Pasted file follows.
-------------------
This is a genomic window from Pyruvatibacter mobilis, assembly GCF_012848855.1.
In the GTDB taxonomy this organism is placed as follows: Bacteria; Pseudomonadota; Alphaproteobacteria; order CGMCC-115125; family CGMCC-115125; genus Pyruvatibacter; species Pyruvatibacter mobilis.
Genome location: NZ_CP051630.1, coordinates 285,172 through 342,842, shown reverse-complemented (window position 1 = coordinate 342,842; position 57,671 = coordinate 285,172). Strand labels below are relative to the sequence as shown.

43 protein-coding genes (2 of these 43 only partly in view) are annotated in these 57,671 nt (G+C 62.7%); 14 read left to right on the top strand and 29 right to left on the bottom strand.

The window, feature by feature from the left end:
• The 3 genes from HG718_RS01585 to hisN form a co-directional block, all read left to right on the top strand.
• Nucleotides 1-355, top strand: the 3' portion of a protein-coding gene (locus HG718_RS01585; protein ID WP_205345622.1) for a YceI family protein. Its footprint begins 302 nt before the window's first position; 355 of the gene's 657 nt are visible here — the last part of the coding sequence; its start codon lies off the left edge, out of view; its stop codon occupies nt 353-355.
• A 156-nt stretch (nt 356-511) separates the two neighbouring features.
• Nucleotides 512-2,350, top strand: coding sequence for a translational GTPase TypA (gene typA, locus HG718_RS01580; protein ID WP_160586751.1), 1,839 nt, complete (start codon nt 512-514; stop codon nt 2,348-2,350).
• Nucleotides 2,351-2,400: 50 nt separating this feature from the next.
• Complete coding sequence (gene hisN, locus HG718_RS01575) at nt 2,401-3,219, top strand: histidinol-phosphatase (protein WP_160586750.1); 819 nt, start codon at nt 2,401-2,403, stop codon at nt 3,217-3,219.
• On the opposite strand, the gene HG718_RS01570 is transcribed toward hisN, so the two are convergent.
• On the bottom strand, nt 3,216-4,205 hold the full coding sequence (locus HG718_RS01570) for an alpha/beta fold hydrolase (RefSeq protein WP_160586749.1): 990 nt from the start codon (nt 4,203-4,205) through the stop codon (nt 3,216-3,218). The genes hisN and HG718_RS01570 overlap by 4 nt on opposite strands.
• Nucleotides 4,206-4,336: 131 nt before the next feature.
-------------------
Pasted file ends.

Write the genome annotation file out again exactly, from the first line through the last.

This is a genomic window from Pyruvatibacter mobilis, assembly GCF_012848855.1.
In the GTDB taxonomy this organism is placed as follows: Bacteria; Pseudomonadota; Alphaproteobacteria; order CGMCC-115125; family CGMCC-115125; genus Pyruvatibacter; species Pyruvatibacter mobilis.
Genome location: NZ_CP051630.1, coordinates 285,172 through 342,842, shown reverse-complemented (window position 1 = coordinate 342,842; position 57,671 = coordinate 285,172). Strand labels below are relative to the sequence as shown.

43 protein-coding genes (2 of these 43 only partly in view) are annotated in these 57,671 nt (G+C 62.7%); 14 read left to right on the top strand and 29 right to left on the bottom strand.

The window, feature by feature from the left end:
• The 3 genes from HG718_RS01585 to hisN form a co-directional block, all read left to right on the top strand.
• Nucleotides 1-355, top strand: the 3' portion of a protein-coding gene (locus HG718_RS01585; protein ID WP_205345622.1) for a YceI family protein. Its footprint begins 302 nt before the window's first position; 355 of the gene's 657 nt are visible here — the last part of the coding sequence; its start codon lies off the left edge, out of view; its stop codon occupies nt 353-355.
• A 156-nt stretch (nt 356-511) separates the two neighbouring features.
• Nucleotides 512-2,350, top strand: coding sequence for a translational GTPase TypA (gene typA, locus HG718_RS01580; protein ID WP_160586751.1), 1,839 nt, complete (start codon nt 512-514; stop codon nt 2,348-2,350).
• Nucleotides 2,351-2,400: 50 nt separating this feature from the next.
• Complete coding sequence (gene hisN, locus HG718_RS01575) at nt 2,401-3,219, top strand: histidinol-phosphatase (protein WP_160586750.1); 819 nt, start codon at nt 2,401-2,403, stop codon at nt 3,217-3,219.
• On the opposite strand, the gene HG718_RS01570 is transcribed toward hisN, so the two are convergent.
• On the bottom strand, nt 3,216-4,205 hold the full coding sequence (locus HG718_RS01570) for an alpha/beta fold hydrolase (RefSeq protein WP_160586749.1): 990 nt from the start codon (nt 4,203-4,205) through the stop codon (nt 3,216-3,218). The genes hisN and HG718_RS01570 overlap by 4 nt on opposite strands.
• Nucleotides 4,206-4,336: 131 nt before the next feature.